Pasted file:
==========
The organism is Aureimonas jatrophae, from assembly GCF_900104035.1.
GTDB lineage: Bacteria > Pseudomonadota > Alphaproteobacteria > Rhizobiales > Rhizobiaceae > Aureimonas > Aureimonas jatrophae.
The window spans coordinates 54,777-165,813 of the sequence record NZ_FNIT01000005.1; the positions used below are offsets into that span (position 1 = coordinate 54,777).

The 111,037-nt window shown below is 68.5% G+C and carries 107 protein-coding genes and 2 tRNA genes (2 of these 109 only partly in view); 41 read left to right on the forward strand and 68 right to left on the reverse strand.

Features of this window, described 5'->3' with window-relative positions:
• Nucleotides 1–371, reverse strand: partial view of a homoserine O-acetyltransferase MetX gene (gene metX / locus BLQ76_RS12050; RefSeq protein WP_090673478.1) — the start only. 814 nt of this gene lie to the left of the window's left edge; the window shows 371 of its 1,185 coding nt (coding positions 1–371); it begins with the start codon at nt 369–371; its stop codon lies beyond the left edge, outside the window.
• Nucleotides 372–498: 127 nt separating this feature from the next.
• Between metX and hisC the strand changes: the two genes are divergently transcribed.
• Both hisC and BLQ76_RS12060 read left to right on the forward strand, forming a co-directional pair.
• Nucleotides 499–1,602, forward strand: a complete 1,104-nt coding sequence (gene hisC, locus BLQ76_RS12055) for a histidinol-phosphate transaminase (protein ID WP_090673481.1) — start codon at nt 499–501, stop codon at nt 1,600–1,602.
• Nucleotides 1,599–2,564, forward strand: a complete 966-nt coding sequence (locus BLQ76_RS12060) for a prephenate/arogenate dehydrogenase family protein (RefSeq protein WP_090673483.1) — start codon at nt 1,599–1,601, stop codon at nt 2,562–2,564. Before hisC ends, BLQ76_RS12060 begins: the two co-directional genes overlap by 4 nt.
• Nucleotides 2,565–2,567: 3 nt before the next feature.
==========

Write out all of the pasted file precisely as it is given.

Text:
The organism is Aureimonas jatrophae, from assembly GCF_900104035.1.
GTDB lineage: Bacteria > Pseudomonadota > Alphaproteobacteria > Rhizobiales > Rhizobiaceae > Aureimonas > Aureimonas jatrophae.
The window spans coordinates 54,777-165,813 of the sequence record NZ_FNIT01000005.1; the positions used below are offsets into that span (position 1 = coordinate 54,777).

The 111,037-nt window shown below is 68.5% G+C and carries 107 protein-coding genes and 2 tRNA genes (2 of these 109 only partly in view); 41 read left to right on the forward strand and 68 right to left on the reverse strand.

Features of this window, described 5'->3' with window-relative positions:
• Nucleotides 1–371, reverse strand: partial view of a homoserine O-acetyltransferase MetX gene (gene metX / locus BLQ76_RS12050; RefSeq protein WP_090673478.1) — the start only. 814 nt of this gene lie to the left of the window's left edge; the window shows 371 of its 1,185 coding nt (coding positions 1–371); it begins with the start codon at nt 369–371; its stop codon lies beyond the left edge, outside the window.
• Nucleotides 372–498: 127 nt separating this feature from the next.
• Between metX and hisC the strand changes: the two genes are divergently transcribed.
• Both hisC and BLQ76_RS12060 read left to right on the forward strand, forming a co-directional pair.
• Nucleotides 499–1,602, forward strand: a complete 1,104-nt coding sequence (gene hisC, locus BLQ76_RS12055) for a histidinol-phosphate transaminase (protein ID WP_090673481.1) — start codon at nt 499–501, stop codon at nt 1,600–1,602.
• Nucleotides 1,599–2,564, forward strand: a complete 966-nt coding sequence (locus BLQ76_RS12060) for a prephenate/arogenate dehydrogenase family protein (RefSeq protein WP_090673483.1) — start codon at nt 1,599–1,601, stop codon at nt 2,562–2,564. Before hisC ends, BLQ76_RS12060 begins: the two co-directional genes overlap by 4 nt.
• Nucleotides 2,565–2,567: 3 nt before the next feature.